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  • Scroll saw blade - Which brand??

    Hello all,

    I just purchased an Excalibur EX-30 and am getting close to making some saw dust and I am a bit overwhelmed with all of the blade choices. I see that Olson and Flying Dutchman seem to be the most used and of the 2 Olson are the only blades readily available in my area so I have been picking up some of those (PGT, Spiral and Reverse Tooth) to play with once i get set up. My question is since both companies offer such a wide variety of blade types and blade sizes where do I start? I am big on testing things out but there are far too many choices to try out all of the diiferent blades. If you could reccomend the top 5 must have blades to tackle most projects up to 3/4" wood that would be very helpful.

    Thanks

  • #2
    Blades are readily available in a wide variety of types, sizes, tooth configurations and manufacturers. Probably the two most popular are Flying Dutchman and Olson blades.

    Links to the blade suppliers can be found over in the left margin of this page, under Scroll Saw Resources > Retailers. Most folks will tell you that Mike's Workshop is the best place for the Flying Dutchman blades and Sloan's Woodshop is a good source for Olson blades. Call either one of them and you will talk to a real person who can give you first hand advice on their blades and they both offer great customer service.
    Here are links to both sites mentioned.

    Mike's Workshop
    Sloans
    "Still Montana Mike"

    "Don't worry about old age--it doesn't last that long."
    Mike's Wood-n-Things LLC

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    • #3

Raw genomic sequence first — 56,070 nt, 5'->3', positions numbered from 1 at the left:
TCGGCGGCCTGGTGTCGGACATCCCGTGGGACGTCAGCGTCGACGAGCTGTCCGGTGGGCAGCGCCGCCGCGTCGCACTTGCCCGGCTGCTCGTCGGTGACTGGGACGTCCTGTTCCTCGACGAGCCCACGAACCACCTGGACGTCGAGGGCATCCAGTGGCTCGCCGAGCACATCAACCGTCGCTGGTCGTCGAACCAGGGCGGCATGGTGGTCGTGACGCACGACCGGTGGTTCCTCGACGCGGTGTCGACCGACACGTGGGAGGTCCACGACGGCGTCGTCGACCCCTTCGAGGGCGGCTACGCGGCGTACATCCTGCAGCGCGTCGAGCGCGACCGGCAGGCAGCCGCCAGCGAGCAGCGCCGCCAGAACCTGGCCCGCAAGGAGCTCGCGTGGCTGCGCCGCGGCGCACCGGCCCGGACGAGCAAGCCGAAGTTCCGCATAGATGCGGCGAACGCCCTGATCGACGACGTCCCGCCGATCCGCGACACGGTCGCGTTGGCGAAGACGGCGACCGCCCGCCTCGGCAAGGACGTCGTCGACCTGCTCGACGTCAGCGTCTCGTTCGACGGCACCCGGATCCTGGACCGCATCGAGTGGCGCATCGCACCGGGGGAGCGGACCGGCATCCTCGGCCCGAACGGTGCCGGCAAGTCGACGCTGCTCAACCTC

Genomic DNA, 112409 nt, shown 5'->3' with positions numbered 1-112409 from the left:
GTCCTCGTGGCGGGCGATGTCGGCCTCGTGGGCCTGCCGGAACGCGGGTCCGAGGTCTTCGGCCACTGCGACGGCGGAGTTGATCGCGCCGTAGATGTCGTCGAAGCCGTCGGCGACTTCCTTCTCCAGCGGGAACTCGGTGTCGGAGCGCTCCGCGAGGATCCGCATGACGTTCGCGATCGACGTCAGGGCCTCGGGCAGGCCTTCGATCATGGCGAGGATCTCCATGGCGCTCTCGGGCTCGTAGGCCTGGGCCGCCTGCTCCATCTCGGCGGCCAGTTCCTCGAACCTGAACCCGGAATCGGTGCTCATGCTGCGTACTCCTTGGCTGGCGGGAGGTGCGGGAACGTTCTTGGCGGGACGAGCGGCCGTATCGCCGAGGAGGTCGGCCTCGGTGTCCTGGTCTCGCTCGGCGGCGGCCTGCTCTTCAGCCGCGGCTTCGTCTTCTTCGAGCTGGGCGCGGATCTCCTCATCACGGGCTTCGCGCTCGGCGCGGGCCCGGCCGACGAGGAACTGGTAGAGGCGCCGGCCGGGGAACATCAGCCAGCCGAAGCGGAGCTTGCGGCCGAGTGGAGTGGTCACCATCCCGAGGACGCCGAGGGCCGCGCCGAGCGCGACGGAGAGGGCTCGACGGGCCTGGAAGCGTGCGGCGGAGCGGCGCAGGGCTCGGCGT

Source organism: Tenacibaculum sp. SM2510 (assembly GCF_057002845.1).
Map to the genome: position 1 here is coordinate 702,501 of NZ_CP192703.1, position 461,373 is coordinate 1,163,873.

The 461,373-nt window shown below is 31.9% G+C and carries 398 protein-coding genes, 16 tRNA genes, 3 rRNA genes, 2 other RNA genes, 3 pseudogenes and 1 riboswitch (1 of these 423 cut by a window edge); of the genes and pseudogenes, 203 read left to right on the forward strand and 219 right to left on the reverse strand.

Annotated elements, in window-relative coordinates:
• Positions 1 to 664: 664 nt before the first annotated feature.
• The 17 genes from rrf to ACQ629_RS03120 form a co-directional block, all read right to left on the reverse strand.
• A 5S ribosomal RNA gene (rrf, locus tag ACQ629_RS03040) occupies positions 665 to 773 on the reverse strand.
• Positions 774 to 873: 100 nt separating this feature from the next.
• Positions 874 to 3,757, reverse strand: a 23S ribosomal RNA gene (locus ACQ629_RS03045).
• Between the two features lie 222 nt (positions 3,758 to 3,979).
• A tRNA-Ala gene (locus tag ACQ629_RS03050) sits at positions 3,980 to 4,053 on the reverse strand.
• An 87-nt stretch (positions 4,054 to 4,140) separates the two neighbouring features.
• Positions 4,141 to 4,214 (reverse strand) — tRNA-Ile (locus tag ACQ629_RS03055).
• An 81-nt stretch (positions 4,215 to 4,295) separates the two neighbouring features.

Most beginners are not starting out with spiral blades, get first used to the regular flat blades.
      This might be of some help: What Blade Should I Use?
      You can always email me and if you want to try a sample just let me know.
      The three basic things are; have good tension, the blade should not move sideways more than 1/8", have good speed and low feed rate. Let the blade do the cutting. Most blades have a burr on the right side what makes them cut to the right. You have to move your wood some degree to the right to stay on the line.
      The most commen numbers are 3, 5 and 7. It depends how intricate the pattern and how thick the wood is.
      Before you know it, you will be hooked.
      FD Mike
      SD Mike

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      • #4
        I exclusively use FDUR #'s 1, 3, 5, 7 and FDR #12's when I don't feel like breaking out my chain saw. Like Mike said the 3, 5, &7 are my workhorses.
        In fact to me they are interchangeable by changing your technique. I tend to be lazy and usually start cutting with whatever is hanging in the saw.
        Mike is your best source for FD blades and sound info.
        May the wind at you back .....
        Not be from Lunch.

        Don't take life too seriously; No one gets out alive.

        Beauty is in the eye of the BEERHOLDER

        Visit My Gallery

        Oily's Gallery

        http://www.picturetrail.com/oily11

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        • #5
          FD blades are all I use.

          Bob
          Delta P-20 & Q-3

          I wondered why the baseball was getting bigger. Then it hit me!

          Comment


          • #6
            General cutting 3/4 Hardwoods Flying Dutchman Ultra Reverse #5
            for very hard or larger wood then #7